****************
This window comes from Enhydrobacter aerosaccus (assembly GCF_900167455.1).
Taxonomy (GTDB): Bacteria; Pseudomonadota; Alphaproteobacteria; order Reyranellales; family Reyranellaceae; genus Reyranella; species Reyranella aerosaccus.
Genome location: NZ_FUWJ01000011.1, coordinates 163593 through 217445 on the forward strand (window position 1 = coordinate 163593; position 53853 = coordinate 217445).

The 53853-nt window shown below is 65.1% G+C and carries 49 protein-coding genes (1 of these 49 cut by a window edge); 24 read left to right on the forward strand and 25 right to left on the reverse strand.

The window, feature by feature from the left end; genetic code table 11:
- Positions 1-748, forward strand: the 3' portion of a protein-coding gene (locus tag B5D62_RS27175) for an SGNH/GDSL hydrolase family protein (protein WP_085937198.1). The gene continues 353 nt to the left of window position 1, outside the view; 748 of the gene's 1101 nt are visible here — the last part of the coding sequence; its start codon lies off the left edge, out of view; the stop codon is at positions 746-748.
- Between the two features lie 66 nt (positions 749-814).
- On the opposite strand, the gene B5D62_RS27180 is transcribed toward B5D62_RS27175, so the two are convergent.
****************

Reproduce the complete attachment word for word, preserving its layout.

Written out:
This window comes from Enhydrobacter aerosaccus (assembly GCF_900167455.1).
Taxonomy (GTDB): Bacteria; Pseudomonadota; Alphaproteobacteria; order Reyranellales; family Reyranellaceae; genus Reyranella; species Reyranella aerosaccus.
Genome location: NZ_FUWJ01000011.1, coordinates 163593 through 217445 on the forward strand (window position 1 = coordinate 163593; position 53853 = coordinate 217445).

The 53853-nt window shown below is 65.1% G+C and carries 49 protein-coding genes (1 of these 49 cut by a window edge); 24 read left to right on the forward strand and 25 right to left on the reverse strand.

The window, feature by feature from the left end; genetic code table 11:
- Positions 1-748, forward strand: the 3' portion of a protein-coding gene (locus tag B5D62_RS27175) for an SGNH/GDSL hydrolase family protein (protein WP_085937198.1). The gene continues 353 nt to the left of window position 1, outside the view; 748 of the gene's 1101 nt are visible here — the last part of the coding sequence; its start codon lies off the left edge, out of view; the stop codon is at positions 746-748.
- Between the two features lie 66 nt (positions 749-814).
- On the opposite strand, the gene B5D62_RS27180 is transcribed toward B5D62_RS27175, so the two are convergent.